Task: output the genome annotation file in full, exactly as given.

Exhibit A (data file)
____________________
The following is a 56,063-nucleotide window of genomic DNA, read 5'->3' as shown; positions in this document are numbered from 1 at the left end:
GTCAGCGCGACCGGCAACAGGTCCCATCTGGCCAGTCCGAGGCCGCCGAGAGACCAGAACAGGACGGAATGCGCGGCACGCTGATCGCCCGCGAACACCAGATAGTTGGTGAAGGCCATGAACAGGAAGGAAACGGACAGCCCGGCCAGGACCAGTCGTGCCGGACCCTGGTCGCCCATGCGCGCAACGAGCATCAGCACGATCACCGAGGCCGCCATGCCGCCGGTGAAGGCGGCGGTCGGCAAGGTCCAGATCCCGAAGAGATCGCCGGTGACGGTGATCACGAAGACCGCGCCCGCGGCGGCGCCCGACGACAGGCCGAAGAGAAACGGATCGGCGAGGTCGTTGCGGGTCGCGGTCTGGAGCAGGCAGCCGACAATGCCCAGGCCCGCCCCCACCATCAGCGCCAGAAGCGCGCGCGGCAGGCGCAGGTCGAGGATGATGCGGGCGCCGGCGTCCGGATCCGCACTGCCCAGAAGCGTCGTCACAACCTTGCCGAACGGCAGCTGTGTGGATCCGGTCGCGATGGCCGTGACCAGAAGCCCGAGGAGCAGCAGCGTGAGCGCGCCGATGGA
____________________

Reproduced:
The following is a 56,063-nucleotide window of genomic DNA, read 5'->3' as shown; positions in this document are numbered from 1 at the left end:
GTCAGCGCGACCGGCAACAGGTCCCATCTGGCCAGTCCGAGGCCGCCGAGAGACCAGAACAGGACGGAATGCGCGGCACGCTGATCGCCCGCGAACACCAGATAGTTGGTGAAGGCCATGAACAGGAAGGAAACGGACAGCCCGGCCAGGACCAGTCGTGCCGGACCCTGGTCGCCCATGCGCGCAACGAGCATCAGCACGATCACCGAGGCCGCCATGCCGCCGGTGAAGGCGGCGGTCGGCAAGGTCCAGATCCCGAAGAGATCGCCGGTGACGGTGATCACGAAGACCGCGCCCGCGGCGGCGCCCGACGACAGGCCGAAGAGAAACGGATCGGCGAGGTCGTTGCGGGTCGCGGTCTGGAGCAGGCAGCCGACAATGCCCAGGCCCGCCCCCACCATCAGCGCCAGAAGCGCGCGCGGCAGGCGCAGGTCGAGGATGATGCGGGCGCCGGCGTCCGGATCCGCACTGCCCAGAAGCGTCGTCACAACCTTGCCGAACGGCAGCTGTGTGGATCCGGTCGCGATGGCCGTGACCAGAAGCCCGAGGAGCAGCAGCGTGAGCGCGCCGATGGA